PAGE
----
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updated: 3/8/2015 6:34 PM

LEGO fans piece together a good time in Geneva

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  • Club member Jim Pirzyk of Naperville holds a LEGO train while Matt De Lanoy of Woodridge holds the LEGO remote that drives the train on Sunday at an exhibit by the Northern Illinois LEGO Train Club at the Geneva Public Library.

      Club member Jim Pirzyk of Naperville holds a LEGO train while Matt De Lanoy of Woodridge holds the LEGO remote that drives the train on Sunday at an exhibit by the Northern Illinois LEGO Train Club at the Geneva Public Library.
    John Starks | Staff Photographer

  • A steady stream of visitors filled a lower-level meeting room Sunday at an exhibit by the Northern Illinois LEGO Train Club at the Geneva Public Library.

      A steady stream of visitors filled a lower-level meeting room Sunday at an exhibit by the Northern Illinois LEGO Train Club at the Geneva Public Library.
    John Starks | Staff Photographer

  • Even the two owls that live in the tree at the original Kane County Courthouse in Geneva are represented Sunday at an exhibit by the Northern Illinois LEGO Train Club at the Geneva Public Library.

      Even the two owls that live in the tree at the original Kane County Courthouse in Geneva are represented Sunday at an exhibit by the Northern Illinois LEGO Train Club at the Geneva Public Library.
    John Starks | Staff Photographer

 
 

The Northern Illinois LEGO Train Club stopped at the Geneva Public Library this weekend with an estimated 1 million pieces and entertained a constant crowd of visitors with plenty of dioramas and landscapes that filled a lower-level event room.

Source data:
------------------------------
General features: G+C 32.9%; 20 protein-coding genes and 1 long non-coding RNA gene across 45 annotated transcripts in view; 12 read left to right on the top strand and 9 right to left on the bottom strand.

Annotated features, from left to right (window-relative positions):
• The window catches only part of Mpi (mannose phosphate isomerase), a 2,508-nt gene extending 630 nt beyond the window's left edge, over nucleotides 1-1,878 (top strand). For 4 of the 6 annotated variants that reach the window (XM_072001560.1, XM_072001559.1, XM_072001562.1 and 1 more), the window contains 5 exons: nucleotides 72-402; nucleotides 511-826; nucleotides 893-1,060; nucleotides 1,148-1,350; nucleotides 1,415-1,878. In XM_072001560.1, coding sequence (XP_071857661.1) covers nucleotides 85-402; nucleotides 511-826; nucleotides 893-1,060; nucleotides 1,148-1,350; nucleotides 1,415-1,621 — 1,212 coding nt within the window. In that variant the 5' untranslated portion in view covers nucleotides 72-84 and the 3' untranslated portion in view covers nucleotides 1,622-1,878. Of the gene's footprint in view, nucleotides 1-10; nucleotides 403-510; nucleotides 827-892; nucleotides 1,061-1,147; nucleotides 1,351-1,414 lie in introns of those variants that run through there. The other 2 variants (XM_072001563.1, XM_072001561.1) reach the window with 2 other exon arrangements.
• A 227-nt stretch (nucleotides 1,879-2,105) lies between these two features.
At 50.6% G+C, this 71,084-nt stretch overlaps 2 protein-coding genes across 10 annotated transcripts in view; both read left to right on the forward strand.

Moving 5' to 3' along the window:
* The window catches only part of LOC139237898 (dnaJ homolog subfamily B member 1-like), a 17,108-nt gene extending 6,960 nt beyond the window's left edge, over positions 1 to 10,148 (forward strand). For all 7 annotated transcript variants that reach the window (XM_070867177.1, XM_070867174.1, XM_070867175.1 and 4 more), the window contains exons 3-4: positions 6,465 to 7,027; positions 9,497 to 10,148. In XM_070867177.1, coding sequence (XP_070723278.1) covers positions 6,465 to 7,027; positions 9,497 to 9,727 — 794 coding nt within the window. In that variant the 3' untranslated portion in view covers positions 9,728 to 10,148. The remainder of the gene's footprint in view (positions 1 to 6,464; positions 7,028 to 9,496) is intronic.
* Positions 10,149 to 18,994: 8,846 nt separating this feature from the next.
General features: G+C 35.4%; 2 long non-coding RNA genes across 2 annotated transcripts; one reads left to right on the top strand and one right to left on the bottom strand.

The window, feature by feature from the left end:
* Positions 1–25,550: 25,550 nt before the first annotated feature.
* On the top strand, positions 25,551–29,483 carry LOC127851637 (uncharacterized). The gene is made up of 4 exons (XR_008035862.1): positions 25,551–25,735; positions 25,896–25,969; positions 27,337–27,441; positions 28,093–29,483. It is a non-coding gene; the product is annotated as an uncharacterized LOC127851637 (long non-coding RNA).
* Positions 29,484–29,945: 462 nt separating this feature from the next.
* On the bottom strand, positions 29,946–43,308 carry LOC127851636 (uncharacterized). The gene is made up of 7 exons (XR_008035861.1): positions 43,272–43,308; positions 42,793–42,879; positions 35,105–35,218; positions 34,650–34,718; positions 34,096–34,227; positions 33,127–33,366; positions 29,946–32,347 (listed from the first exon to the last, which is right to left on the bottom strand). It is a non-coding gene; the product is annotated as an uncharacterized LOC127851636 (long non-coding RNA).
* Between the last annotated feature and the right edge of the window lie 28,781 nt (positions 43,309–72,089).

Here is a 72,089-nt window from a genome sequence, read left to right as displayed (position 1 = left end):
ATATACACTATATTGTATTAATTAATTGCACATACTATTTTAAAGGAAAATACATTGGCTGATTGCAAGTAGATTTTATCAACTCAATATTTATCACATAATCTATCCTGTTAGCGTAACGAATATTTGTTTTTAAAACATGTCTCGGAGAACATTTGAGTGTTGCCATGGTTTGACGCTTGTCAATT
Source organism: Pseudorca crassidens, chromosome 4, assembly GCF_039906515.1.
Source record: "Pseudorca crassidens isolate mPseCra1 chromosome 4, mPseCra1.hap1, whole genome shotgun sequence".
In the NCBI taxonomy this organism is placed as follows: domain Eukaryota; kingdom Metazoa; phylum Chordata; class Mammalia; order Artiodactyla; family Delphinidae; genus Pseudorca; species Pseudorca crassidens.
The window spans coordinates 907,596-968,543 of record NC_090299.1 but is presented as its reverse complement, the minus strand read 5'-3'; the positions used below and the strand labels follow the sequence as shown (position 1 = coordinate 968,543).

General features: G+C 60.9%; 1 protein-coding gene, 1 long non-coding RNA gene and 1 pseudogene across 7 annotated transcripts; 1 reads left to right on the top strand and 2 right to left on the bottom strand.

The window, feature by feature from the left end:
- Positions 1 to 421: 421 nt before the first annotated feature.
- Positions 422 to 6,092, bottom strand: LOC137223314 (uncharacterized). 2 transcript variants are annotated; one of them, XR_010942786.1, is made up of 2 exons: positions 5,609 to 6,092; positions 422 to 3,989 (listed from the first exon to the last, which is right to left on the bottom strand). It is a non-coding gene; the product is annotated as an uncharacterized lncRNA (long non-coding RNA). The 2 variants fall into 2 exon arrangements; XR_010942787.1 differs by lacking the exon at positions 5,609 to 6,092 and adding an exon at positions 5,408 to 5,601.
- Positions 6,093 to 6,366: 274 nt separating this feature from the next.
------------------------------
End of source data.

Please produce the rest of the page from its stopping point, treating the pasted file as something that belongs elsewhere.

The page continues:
"The show is as much for us as anyone else," said member Roger Snow of Batavia. "Because our displays are stored in boxes most of the time we don't get to see it as much as we like."

Snow says he personally has more than 1.3 million LEGO pieces and keeps them insured. He displayed a scale replica of the historic Kane County Courthouse on Third Street in Geneva, complete with the owls that live in the pine tree on the lawn, and the original train depot.

"It's inspiring to see other members' work," said newer club member Jim Pirzyk of Naperville. He is planning on reproducing the Chicago Prudential Building as it was when his mother worked there in the 1960s.

Other members recreated fictional settings. Matt De Lanoy of Woodridge displayed cartoon themes including Springfield, home of "The Simpsons," as well as the home of Calvin & Hobbes and Nintendo's Mario's World.

Together, the members estimated it would cost at least $100,000 to duplicate the display in the library basement. The library building itself was also represented in the display.

"I don't want to know how much I've spent," said De Lanoy. "That might take some of the fun out of it."

The club displays six to seven times a year throughout the suburbs. For more information, email niltc.contact@gmail.com.

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